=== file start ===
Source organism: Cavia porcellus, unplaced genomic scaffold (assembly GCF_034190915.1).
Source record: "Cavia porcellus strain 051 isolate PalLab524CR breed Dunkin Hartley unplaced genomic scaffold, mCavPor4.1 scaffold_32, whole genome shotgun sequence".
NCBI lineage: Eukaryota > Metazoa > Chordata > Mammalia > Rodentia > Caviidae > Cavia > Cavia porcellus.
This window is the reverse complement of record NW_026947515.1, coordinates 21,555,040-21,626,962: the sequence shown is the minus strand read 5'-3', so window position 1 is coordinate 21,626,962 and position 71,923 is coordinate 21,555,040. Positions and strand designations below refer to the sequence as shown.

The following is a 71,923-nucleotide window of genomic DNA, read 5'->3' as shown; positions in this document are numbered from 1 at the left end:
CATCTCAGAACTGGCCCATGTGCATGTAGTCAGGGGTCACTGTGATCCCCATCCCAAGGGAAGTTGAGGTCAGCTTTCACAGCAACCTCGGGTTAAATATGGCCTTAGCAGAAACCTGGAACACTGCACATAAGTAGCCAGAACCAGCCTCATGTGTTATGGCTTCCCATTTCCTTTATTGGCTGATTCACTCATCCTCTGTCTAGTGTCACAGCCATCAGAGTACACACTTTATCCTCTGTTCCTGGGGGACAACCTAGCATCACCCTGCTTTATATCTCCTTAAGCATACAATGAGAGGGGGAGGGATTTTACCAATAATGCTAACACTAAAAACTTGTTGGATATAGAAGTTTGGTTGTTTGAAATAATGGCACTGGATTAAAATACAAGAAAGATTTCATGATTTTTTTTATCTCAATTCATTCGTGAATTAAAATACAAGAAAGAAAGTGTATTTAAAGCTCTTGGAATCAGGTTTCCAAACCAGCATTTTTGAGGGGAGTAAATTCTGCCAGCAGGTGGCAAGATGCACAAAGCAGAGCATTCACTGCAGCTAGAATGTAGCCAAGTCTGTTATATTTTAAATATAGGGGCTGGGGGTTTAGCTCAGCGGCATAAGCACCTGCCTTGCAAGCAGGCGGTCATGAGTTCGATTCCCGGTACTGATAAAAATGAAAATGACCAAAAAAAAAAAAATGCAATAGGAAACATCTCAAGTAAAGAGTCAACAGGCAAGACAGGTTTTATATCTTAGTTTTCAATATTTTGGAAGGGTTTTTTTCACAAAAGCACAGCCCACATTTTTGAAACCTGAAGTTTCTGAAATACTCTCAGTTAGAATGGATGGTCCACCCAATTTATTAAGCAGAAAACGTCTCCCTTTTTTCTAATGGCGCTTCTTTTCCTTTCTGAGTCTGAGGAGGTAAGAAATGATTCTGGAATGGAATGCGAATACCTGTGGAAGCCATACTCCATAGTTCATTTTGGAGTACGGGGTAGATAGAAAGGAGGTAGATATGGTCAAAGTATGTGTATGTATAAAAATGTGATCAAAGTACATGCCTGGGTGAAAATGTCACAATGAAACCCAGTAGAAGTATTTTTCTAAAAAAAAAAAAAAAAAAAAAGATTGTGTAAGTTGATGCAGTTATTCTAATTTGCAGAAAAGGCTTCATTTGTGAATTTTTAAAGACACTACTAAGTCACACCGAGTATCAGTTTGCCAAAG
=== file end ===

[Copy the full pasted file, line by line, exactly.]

Source organism: Cavia porcellus, unplaced genomic scaffold (assembly GCF_034190915.1).
Source record: "Cavia porcellus strain 051 isolate PalLab524CR breed Dunkin Hartley unplaced genomic scaffold, mCavPor4.1 scaffold_32, whole genome shotgun sequence".
NCBI lineage: Eukaryota > Metazoa > Chordata > Mammalia > Rodentia > Caviidae > Cavia > Cavia porcellus.
This window is the reverse complement of record NW_026947515.1, coordinates 21,555,040-21,626,962: the sequence shown is the minus strand read 5'-3', so window position 1 is coordinate 21,626,962 and position 71,923 is coordinate 21,555,040. Positions and strand designations below refer to the sequence as shown.

The following is a 71,923-nucleotide window of genomic DNA, read 5'->3' as shown; positions in this document are numbered from 1 at the left end:
CATCTCAGAACTGGCCCATGTGCATGTAGTCAGGGGTCACTGTGATCCCCATCCCAAGGGAAGTTGAGGTCAGCTTTCACAGCAACCTCGGGTTAAATATGGCCTTAGCAGAAACCTGGAACACTGCACATAAGTAGCCAGAACCAGCCTCATGTGTTATGGCTTCCCATTTCCTTTATTGGCTGATTCACTCATCCTCTGTCTAGTGTCACAGCCATCAGAGTACACACTTTATCCTCTGTTCCTGGGGGACAACCTAGCATCACCCTGCTTTATATCTCCTTAAGCATACAATGAGAGGGGGAGGGATTTTACCAATAATGCTAACACTAAAAACTTGTTGGATATAGAAGTTTGGTTGTTTGAAATAATGGCACTGGATTAAAATACAAGAAAGATTTCATGATTTTTTTTATCTCAATTCATTCGTGAATTAAAATACAAGAAAGAAAGTGTATTTAAAGCTCTTGGAATCAGGTTTCCAAACCAGCATTTTTGAGGGGAGTAAATTCTGCCAGCAGGTGGCAAGATGCACAAAGCAGAGCATTCACTGCAGCTAGAATGTAGCCAAGTCTGTTATATTTTAAATATAGGGGCTGGGGGTTTAGCTCAGCGGCATAAGCACCTGCCTTGCAAGCAGGCGGTCATGAGTTCGATTCCCGGTACTGATAAAAATGAAAATGACCAAAAAAAAAAAAATGCAATAGGAAACATCTCAAGTAAAGAGTCAACAGGCAAGACAGGTTTTATATCTTAGTTTTCAATATTTTGGAAGGGTTTTTTTCACAAAAGCACAGCCCACATTTTTGAAACCTGAAGTTTCTGAAATACTCTCAGTTAGAATGGATGGTCCACCCAATTTATTAAGCAGAAAACGTCTCCCTTTTTTCTAATGGCGCTTCTTTTCCTTTCTGAGTCTGAGGAGGTAAGAAATGATTCTGGAATGGAATGCGAATACCTGTGGAAGCCATACTCCATAGTTCATTTTGGAGTACGGGGTAGATAGAAAGGAGGTAGATATGGTCAAAGTATGTGTATGTATAAAAATGTGATCAAAGTACATGCCTGGGTGAAAATGTCACAATGAAACCCAGTAGAAGTATTTTTCTAAAAAAAAAAAAAAAAAAAAAGATTGTGTAAGTTGATGCAGTTATTCTAATTTGCAGAAAAGGCTTCATTTGTGAATTTTTAAAGACACTACTAAGTCACACCGAGTATCAGTTTGCCAAAG